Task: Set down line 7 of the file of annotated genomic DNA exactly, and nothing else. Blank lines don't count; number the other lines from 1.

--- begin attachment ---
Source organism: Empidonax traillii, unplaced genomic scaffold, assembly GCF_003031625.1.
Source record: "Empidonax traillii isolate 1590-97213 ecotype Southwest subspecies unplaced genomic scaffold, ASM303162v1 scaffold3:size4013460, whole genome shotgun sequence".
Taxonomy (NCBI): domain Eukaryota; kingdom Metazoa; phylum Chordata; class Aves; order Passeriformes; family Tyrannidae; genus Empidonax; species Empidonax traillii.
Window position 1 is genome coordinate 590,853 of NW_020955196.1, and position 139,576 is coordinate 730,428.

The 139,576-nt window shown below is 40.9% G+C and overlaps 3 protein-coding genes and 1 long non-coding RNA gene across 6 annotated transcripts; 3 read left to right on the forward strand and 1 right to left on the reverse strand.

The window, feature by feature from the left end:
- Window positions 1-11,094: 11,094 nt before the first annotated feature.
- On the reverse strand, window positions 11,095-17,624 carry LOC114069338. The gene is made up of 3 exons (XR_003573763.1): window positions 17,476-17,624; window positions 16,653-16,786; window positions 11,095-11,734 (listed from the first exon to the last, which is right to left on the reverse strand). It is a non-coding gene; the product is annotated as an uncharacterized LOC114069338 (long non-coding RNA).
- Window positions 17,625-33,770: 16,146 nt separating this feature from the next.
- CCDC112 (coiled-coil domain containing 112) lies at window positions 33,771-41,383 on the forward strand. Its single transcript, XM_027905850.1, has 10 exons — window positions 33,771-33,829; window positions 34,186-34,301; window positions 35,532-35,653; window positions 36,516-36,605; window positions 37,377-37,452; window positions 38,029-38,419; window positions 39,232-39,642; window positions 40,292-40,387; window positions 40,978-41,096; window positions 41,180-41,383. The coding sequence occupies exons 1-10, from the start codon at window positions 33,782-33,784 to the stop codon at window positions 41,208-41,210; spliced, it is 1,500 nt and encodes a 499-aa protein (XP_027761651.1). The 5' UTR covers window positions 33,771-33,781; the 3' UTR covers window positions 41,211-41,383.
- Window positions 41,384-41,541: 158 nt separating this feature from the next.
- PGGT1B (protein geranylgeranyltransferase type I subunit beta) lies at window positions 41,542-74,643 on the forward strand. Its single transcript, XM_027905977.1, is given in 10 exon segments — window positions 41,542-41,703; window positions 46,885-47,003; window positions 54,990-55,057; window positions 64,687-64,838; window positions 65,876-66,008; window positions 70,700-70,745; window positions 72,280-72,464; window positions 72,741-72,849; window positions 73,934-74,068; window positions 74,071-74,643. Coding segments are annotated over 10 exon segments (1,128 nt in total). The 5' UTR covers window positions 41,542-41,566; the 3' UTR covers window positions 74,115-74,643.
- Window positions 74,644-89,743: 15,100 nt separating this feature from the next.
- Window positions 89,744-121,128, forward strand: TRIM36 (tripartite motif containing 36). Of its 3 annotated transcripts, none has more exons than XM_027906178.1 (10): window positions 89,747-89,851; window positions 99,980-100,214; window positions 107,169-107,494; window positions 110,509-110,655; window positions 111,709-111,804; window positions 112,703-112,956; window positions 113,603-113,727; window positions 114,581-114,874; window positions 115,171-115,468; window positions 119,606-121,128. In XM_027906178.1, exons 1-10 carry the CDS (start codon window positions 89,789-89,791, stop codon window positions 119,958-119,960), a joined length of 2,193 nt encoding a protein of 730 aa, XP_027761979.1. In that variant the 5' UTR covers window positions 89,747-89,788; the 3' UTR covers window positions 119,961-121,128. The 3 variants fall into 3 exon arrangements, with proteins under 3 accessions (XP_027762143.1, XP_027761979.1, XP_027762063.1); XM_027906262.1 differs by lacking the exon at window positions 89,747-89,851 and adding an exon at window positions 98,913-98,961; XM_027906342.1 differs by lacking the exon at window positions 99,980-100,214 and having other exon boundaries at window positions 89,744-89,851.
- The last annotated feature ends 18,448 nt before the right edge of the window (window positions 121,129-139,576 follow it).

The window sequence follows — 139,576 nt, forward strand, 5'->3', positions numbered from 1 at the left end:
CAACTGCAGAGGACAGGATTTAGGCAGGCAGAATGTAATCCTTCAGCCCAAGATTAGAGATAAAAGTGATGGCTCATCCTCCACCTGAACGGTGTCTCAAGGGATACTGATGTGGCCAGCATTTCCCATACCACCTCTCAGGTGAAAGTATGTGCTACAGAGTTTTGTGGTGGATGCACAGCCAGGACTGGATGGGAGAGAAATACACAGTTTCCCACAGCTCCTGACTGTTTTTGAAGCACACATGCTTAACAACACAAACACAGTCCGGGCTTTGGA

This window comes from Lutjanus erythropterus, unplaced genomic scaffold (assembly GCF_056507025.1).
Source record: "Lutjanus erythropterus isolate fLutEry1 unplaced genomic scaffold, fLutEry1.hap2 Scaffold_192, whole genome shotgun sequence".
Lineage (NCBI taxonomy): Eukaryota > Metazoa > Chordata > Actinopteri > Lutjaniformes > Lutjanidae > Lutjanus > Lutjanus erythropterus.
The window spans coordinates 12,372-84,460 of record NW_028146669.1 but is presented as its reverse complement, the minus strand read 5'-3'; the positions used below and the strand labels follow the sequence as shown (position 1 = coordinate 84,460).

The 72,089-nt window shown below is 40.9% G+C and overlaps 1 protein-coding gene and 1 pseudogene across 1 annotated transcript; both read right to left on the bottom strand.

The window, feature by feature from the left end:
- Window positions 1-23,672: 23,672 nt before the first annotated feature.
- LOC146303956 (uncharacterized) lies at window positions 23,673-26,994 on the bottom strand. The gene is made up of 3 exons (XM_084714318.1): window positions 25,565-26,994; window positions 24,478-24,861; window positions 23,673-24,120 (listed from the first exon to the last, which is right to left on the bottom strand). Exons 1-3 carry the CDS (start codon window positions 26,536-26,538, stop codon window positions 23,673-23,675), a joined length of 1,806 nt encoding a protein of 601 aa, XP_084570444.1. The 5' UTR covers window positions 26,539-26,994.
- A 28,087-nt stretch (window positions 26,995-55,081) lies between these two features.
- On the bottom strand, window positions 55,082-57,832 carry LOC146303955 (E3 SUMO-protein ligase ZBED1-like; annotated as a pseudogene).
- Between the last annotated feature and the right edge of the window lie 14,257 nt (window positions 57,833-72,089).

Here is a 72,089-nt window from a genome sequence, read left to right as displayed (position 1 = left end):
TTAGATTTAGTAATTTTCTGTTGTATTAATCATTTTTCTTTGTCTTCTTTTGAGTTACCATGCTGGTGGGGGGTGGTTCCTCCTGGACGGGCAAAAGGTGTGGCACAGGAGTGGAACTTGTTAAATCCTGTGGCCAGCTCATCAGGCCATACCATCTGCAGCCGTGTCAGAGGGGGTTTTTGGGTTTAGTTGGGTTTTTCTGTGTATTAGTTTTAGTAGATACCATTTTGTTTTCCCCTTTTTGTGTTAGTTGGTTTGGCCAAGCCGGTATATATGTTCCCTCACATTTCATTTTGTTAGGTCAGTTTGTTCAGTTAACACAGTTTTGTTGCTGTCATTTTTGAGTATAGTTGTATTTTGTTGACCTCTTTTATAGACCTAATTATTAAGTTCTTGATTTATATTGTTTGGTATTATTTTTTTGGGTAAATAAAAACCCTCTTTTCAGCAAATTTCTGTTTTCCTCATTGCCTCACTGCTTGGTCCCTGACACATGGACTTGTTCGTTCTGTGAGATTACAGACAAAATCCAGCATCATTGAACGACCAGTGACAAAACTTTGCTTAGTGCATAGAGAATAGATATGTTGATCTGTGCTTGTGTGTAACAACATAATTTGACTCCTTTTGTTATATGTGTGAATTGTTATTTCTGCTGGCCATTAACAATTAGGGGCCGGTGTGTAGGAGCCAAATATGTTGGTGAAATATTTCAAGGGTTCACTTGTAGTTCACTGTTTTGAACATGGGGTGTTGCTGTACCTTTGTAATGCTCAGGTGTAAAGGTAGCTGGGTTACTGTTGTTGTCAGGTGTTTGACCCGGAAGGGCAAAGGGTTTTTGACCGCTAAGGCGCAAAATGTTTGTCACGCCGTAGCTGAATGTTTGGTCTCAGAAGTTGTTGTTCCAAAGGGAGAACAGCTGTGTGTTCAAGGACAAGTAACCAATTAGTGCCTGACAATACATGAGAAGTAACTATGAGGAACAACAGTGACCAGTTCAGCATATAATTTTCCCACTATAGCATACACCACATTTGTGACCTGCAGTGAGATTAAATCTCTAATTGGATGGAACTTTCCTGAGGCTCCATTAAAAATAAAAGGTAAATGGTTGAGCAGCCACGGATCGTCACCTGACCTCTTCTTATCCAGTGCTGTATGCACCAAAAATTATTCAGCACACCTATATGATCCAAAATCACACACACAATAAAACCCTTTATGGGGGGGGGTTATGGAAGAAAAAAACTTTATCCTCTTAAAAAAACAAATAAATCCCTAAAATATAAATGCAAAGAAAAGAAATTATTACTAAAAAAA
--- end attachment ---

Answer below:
- Window positions 1-11,094: 11,094 nt before the first annotated feature.